Here's Why Most Ads Are Almost Always Busts And Why Some Of Them Are Always Home Runs!

11 replies
You have heard that we humans buy based on emotions and then we justify by logic...but, why is that?

Here's the answer...

Neuroscientists have proven for decades that instead of one main brain, we "actually" have 3 brains instead. Which they call the "Triune Brain Theory"

Which consists of

The Neocortex - the "logical" brain, the youngest and weakest part of our brain, when comes to making the decision.

The Limbic brain - the "emotional" brain.

The Reptilian brain - the "old" brain, responsible for our survival instincts and also the most powerful brain when comes to making the decision.

So why do the Reptilian brain is so important?

Because all the information we perceive, at first, goes through the Reptilian brain, which means it will be perceived from the emotional and instinctive point of view!

So then, where's the problem?

The problem is that a lot of times, the advertisement will try to sell people to their "logical" brain - the Neocortex. Not on their emotions.

For example:

You probably have seen those car dealership ads on TV...
What is their "typical" angle?

"Come see us, we have a Fall sale! 50% off on every car!"
or
"Come check it out the new Ford Mustang model with XYZ features, only $xx, xxx!"

So the first problem is that pretty much everybody else is using the same marketing approach, so there's nothing that "uniquely" stands out...but that's another subject.

Also, it's selling to our logic, not our emotions...

So instead would more effective if your ad would sound like this:

"Would you trade $xx xxx to be the guy who "steals" all the girls with the new Ford Mustang by your side?"

You see...It speaks directly to buyer's emotions and also, it speaks directly to the type of person who would buy this kind of car.

So let's break down both ads.

1) "Come check it out the new Ford Mustang model with XYZ features, only $xx, xxx!"

What's the survival instinct it speaks to: really not anything...

What's the emotional reason to buy: could be the sense of feeling "cool" or keep up with trends, but it's not mentioned!

2) "Would you trade $xx xxx to be the guy who "steals" all the girls with the new Ford Mustang by your side?"

What's the survival instinct it speaks to: I will be socially approved!

What's the emotional reason to buy: I will be the "slick" dude!

So you see the difference?

The takeaway...

Really try to appeal to the emotional reasons who truly drive our decisions!
#ads #busts #home #runs
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  • Profile picture of the author Ged3
    You have made some very good points there.


    I think a lot of advertisers do try and appeal to our emotions.


    They realise that we will often buy something on an impulse rather than something that we need.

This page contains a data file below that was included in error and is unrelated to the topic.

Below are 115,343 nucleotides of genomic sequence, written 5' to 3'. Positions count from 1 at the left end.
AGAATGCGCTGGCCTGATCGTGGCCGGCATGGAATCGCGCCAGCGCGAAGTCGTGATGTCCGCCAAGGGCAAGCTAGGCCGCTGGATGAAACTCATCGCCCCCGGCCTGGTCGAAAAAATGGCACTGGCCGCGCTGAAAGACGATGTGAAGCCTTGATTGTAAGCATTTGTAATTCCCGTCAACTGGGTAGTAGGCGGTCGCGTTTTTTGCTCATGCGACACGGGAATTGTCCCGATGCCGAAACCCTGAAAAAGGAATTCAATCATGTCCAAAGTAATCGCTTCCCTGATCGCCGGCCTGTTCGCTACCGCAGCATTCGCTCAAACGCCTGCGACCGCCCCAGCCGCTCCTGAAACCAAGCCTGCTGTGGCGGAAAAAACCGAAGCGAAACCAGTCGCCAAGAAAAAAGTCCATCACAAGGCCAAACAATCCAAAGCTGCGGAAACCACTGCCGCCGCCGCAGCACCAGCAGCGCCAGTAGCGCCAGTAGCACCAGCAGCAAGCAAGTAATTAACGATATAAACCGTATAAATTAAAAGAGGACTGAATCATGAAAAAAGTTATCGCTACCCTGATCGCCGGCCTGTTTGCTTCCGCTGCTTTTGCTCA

Best Regards
    Ged
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  • Profile picture of the author Bella Lopez
    That's some great advice. I'll definitely apply it to my upcoming posts and share the result difference on this thread.

    Thank you!
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  • Profile picture of the author helisell
    Sorry but this is just some random information
    extracted from some book or other.

    Anyone who writes copy and doesn't already know this
    has a pretty serious problem.

    Ist post and producing this? Really?
    Signature

    Making Calls To Sell Something? What are you actually saying?
    Is there any room for improvement? Want to find out?

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    • Profile picture of the author DABK
      This is OP's 1st post. 'Nuff said, no?

      Originally Posted by helisell View Post

      Sorry but this is just some random information
      extracted from some book or other.

      Anyone who writes copy and doesn't already know this
      has a pretty serious problem.

      Ist post and producing this? Really?
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  • tbh I am so relieved 'bout the 3 brains deal.
    Signature

    Lightin' fuses is for blowin' stuff together.

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  • Profile picture of the author JohnMcCabe
    Going the other way (only an emotional appeal) doesn't work either.

    Remember, "people buy with emotion and justify with logic"?

    You may get their attention with the emotional appeal, but if you skip the logic, they won't pull the trigger.

    Speaking of car ads, Range Rover had one that illustrates this.

    Opening shot: Little girl wearing shorts, tee shirt and a wool cap is turning a cactus into a "snow man."

    Parents see this. They load the little girl into their new RR and drive all night to a cabin with snow. Little girl build her snowman, grins, and runs inside.

    I'm sorry, but I'm not going to buy a $60k SUV so my kid can build a snowman.